'You have to tear it all down if you want to build something new tomorrow.'
A new-age digital advertising and marketing services company, S4 Capital, which was launched soon after its executive chairman Martin Sorrell quit WPP in April 2018, has wrapped up two acquisitions so far.
On his first trip to India since setting up the company, Martin Sorrell, 73, tells Viveat Susan Pinto what lies ahead for his venture, especially in India, a market he follows closely.
Will you continue with the rapid pace of acquisitions at S4 Capital or will you take a pause and focus on organic growth?
What we have said is that we want to get to a base of around $300 million in revenue and about $45 million to $50 million in Ebitda (earnings before interest tax depreciation and amortisation) in a short period of time.
MediaMonks and MightyHive (the two companies acquired by S4 Capital) together are at about 0 million in revenue and about million in Ebitda.
And with growth expected next year, we are getting to where we want to be.
I"d also like to focus for a little bit of time on organic growth.
Will our model of content, first-party data and media buying and planning be a sufficient differentiator to gain share? That is the key.
While there will be acquisitions that we will do, I do want to focus on organic growth as well.
Integration is the buzzword in advertising today. How do you propose to bring together the skill sets of MediaMonks and MightHive?
I don't want two bureaucratic structures.
It is a unitary business.
So bringing MediaMonks and MightHive together in all the locations where we operate will be the key.
I am clear that we want to have the technologists that MediaHive as a media buying and planning company brings to the table and the creative people that MediaMonks (as a digital content player) has under one roof.
When will you set up your India office?
India is important and has a lot of attraction for a number of reasons -- its location, talent, and technology.
We may start with an acquisition in India, but it will be small.
There are a number of businesses that have started here purely as digital agencies.
We may look at them in terms of potential acquisition targets, since we are a digital services company.
You have compared advertising to the Burning Man (festival). Why is it so?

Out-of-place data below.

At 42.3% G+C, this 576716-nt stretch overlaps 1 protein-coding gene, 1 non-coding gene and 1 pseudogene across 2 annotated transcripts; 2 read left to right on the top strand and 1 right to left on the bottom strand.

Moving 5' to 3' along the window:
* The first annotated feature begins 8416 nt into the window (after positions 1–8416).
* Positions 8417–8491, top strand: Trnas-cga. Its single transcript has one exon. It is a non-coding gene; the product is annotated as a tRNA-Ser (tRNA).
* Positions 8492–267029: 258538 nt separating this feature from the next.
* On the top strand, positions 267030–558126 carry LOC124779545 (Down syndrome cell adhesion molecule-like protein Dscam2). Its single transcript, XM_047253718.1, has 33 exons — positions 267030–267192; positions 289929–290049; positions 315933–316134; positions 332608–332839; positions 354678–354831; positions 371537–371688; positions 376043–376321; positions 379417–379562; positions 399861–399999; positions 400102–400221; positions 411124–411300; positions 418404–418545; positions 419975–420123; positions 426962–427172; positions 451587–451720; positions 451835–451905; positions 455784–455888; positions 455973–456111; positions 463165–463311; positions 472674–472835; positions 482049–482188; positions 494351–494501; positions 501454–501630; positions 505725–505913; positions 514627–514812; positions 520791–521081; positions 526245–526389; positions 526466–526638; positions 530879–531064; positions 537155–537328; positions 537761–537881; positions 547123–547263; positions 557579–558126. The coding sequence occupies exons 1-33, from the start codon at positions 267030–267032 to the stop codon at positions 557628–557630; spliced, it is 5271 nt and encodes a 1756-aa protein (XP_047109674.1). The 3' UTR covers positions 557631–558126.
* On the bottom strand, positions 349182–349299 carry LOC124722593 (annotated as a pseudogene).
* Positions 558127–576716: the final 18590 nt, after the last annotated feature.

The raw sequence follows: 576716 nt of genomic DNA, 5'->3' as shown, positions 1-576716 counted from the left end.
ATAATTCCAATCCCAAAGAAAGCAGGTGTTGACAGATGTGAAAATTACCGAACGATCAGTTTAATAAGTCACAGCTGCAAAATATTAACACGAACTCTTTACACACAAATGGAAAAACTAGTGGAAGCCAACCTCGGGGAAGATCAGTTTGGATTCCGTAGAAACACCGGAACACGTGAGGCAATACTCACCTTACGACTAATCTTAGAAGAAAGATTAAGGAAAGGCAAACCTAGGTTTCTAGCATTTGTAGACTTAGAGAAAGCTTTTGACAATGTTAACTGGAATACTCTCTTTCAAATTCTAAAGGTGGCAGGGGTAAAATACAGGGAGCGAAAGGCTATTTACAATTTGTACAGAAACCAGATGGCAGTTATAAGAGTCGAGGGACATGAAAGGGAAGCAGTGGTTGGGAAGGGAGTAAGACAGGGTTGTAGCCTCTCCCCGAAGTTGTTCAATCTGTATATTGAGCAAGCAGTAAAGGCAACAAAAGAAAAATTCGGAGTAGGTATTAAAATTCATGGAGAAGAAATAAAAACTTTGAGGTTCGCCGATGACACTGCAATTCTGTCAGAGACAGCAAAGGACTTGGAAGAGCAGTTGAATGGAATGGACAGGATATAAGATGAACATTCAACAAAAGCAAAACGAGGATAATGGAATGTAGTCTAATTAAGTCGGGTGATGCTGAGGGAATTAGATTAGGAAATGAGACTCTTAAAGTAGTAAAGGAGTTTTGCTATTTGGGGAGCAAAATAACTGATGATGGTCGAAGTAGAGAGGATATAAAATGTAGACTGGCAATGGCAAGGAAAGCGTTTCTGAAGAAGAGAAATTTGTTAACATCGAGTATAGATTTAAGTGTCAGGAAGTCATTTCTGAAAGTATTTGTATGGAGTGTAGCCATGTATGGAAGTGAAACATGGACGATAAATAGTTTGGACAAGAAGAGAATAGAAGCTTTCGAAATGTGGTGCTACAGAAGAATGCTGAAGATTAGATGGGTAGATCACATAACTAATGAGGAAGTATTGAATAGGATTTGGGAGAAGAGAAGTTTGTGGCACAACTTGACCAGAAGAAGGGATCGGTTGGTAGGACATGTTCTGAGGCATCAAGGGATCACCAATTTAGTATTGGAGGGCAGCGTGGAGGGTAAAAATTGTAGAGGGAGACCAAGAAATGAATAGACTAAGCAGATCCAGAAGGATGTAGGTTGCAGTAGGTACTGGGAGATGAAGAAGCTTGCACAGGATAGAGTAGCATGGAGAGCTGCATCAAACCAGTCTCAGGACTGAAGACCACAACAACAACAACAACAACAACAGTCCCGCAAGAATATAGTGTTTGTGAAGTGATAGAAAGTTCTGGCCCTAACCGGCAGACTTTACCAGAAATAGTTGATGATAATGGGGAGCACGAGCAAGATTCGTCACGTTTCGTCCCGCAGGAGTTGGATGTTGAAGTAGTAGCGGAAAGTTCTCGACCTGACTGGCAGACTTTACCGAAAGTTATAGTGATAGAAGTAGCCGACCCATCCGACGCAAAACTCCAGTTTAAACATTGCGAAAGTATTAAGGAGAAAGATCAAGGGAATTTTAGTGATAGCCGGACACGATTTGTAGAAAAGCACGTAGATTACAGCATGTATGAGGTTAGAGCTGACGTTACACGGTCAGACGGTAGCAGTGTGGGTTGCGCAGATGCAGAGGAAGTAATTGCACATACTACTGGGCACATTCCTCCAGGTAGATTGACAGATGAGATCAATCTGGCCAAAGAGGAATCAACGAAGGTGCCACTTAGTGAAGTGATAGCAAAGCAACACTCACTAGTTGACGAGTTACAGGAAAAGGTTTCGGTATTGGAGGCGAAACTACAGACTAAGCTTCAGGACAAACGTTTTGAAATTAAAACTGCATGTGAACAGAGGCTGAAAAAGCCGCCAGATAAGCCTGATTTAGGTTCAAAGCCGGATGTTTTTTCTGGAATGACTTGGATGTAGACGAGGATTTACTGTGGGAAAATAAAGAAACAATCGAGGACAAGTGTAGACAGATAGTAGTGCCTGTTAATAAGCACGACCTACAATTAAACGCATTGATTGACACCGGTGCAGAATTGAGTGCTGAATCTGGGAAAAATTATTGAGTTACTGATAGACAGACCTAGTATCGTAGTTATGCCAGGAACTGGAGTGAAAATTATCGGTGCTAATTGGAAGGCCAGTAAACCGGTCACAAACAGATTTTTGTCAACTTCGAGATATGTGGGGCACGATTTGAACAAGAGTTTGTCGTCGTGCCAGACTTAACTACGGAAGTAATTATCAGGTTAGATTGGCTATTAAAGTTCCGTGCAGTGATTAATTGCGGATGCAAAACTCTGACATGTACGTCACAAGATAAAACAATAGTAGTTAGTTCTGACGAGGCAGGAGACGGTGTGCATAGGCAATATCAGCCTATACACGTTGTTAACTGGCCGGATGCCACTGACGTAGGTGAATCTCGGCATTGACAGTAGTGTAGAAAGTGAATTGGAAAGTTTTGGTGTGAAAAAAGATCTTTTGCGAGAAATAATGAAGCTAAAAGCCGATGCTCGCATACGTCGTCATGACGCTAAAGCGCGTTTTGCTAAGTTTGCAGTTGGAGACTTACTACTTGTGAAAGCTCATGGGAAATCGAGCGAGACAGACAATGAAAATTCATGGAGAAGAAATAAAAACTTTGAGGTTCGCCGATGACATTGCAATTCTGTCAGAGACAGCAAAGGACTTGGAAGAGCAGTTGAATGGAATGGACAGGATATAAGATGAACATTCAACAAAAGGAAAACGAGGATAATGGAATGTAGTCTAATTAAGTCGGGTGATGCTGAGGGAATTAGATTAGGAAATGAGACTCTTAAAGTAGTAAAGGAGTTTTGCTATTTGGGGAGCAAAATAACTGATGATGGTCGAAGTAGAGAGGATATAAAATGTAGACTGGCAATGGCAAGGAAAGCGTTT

Burning Man to me represents creative disruption.
Every year, they build all these fantastic exhibits at the festival (which is held in the US) and burn it once it is over.
The signal is that you have to tear it all down if you want to build something new tomorrow.
Advertising is going through something similar.
There are massive changes sweeping the industry.
The pace at which it is all happening is intense and quick and the industry has to adjust to this change fast.
Brands are increasingly bypassing agencies. Will legacy agencies die as a result?
If your reference is to what WPP is doing by merging Y&R and VML or J Walter Thompson and Wunderman, then I'd say that they have got it the wrong way.
The decision in my view was a bad one and the execution will not be easy.
In India, for instance, Wunderman Thompson (the merged entity) doesn't make sense at all.
Legacy agencies have been admired here and that will remain.
However, they (legacy agencies) do need to adjust to the changes sweeping the industry.
WPP unveiled its strategy for the future predicated on creativity and technology. Your thoughts on this.
I wasn't expecting major surprises from it.
Structurally, there is an issue at WPP.
There is too much focus on London and New York and the senior management is, too, British.
Andrew Scott (WPP's chief operative officer) is fine.
He is a key partner and is focusing on the businesses to be disposed (within WPP), which is fine.
But WPP has lost a lot of clients.
There is work to be done to regain trust and build the company.
Piyush Pandey has been elevated as global creative head at Ogilvy. Won't that bring a new perspective to Ogilvy, a key WPP agency?
Piyush is a good choice.
He is a world-renowned figure, who has been honoured at Cannes along with his brother.
If anybody could do a global creative job from India, then it is he.
WPP's position in India is huge and it shouldn't be wasted here or elsewhere.